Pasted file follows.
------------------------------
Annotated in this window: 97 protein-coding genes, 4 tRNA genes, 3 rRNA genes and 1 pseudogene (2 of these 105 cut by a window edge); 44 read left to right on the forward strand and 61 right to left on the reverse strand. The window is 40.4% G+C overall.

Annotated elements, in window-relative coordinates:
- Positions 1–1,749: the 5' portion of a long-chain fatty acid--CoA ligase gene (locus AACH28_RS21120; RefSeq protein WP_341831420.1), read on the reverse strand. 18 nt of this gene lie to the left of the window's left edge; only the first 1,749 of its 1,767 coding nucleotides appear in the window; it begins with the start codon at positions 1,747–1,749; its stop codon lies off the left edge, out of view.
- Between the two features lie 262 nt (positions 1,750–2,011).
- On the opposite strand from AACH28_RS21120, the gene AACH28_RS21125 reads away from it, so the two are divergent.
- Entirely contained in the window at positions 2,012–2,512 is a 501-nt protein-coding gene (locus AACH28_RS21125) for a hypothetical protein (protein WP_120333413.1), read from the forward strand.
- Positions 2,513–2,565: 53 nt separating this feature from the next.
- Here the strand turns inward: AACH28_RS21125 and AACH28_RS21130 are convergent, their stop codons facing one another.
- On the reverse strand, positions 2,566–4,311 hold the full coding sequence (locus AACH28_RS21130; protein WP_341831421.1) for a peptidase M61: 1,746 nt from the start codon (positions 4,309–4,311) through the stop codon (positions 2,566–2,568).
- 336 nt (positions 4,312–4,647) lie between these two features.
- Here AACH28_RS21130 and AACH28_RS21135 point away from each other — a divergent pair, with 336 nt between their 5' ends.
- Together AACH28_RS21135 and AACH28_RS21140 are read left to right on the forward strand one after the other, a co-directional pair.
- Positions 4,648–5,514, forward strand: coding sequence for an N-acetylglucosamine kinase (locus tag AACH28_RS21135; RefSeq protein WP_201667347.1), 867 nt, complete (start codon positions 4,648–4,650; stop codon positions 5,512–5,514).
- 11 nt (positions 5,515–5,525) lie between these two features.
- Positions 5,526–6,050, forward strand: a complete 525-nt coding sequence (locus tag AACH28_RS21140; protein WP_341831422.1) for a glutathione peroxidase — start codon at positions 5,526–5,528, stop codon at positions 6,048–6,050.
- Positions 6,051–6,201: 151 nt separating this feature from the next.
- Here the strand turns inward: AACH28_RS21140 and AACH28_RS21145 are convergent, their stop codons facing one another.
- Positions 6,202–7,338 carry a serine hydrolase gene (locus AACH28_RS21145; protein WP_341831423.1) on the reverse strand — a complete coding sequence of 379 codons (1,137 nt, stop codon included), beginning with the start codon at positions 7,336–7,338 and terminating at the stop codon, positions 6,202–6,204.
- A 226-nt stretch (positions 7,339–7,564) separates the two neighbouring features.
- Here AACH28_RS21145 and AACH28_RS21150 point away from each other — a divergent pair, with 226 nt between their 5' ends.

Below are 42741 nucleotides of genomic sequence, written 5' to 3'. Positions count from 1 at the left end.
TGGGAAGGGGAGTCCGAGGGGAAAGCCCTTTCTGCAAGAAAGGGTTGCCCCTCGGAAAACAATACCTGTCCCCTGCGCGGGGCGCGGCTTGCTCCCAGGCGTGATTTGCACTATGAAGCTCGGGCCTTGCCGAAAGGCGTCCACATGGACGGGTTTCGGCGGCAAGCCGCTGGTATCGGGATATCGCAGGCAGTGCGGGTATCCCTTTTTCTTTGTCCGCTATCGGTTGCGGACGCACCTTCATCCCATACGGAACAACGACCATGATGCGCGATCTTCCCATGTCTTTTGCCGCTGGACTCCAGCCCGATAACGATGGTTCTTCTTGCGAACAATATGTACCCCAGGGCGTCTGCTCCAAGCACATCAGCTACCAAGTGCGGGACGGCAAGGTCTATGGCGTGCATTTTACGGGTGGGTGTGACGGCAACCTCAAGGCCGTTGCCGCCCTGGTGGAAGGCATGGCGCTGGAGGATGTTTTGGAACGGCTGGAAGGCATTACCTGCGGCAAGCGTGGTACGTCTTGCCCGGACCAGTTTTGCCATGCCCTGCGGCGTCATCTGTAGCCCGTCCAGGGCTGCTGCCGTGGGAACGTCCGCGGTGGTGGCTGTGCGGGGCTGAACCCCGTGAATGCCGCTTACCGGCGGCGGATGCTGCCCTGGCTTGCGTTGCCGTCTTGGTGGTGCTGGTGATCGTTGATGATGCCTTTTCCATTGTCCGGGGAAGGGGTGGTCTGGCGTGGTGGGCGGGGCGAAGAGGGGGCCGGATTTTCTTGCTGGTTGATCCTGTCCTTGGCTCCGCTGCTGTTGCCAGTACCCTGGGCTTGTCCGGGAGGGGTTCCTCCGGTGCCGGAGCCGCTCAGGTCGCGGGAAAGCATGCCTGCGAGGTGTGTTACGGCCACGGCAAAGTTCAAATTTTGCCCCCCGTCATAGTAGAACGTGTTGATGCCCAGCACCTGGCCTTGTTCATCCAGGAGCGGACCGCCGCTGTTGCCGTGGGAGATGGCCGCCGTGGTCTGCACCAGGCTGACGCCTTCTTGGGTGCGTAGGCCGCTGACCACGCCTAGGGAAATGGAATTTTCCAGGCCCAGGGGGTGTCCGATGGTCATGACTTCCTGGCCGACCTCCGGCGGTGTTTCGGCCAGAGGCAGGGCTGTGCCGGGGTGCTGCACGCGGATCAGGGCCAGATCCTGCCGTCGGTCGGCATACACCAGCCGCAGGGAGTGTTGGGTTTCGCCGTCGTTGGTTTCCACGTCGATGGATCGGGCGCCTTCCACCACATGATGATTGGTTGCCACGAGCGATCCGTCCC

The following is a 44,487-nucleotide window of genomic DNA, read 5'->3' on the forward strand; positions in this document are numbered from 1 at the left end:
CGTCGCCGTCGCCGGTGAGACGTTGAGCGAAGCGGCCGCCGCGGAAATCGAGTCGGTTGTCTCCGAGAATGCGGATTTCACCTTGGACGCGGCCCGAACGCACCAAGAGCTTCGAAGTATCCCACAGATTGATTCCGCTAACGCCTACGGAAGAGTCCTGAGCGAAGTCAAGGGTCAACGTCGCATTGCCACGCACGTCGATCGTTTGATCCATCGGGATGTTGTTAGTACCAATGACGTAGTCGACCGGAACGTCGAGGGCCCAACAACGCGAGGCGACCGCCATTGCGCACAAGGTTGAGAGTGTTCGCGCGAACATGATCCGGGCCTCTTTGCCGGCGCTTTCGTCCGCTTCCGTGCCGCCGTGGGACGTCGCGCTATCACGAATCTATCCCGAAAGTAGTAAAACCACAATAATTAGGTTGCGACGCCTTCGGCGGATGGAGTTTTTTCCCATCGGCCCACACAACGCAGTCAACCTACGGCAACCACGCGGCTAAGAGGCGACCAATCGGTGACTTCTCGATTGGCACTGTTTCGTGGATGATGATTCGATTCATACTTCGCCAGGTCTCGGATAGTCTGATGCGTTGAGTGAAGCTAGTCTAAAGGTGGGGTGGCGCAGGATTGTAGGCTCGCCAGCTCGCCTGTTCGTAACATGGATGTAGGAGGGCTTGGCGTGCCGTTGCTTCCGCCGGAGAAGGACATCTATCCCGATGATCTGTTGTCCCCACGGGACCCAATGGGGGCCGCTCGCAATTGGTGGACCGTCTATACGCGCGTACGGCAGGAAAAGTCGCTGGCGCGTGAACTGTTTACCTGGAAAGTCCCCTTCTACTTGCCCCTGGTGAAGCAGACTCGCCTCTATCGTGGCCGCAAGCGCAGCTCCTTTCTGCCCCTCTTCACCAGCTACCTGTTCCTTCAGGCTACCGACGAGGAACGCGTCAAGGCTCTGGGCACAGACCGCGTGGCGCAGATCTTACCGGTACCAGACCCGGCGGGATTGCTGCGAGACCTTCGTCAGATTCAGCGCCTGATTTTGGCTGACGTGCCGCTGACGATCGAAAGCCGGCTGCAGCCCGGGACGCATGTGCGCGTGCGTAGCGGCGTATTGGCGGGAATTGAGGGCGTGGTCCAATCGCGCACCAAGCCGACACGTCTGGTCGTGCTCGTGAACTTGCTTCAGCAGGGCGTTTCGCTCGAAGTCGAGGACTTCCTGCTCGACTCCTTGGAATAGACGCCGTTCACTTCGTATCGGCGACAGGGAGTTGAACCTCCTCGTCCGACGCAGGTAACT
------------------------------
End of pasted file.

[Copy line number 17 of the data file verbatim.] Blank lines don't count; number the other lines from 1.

- Here the strand turns inward: AACH28_RS21140 and AACH28_RS21145 are convergent, their stop codons facing one another.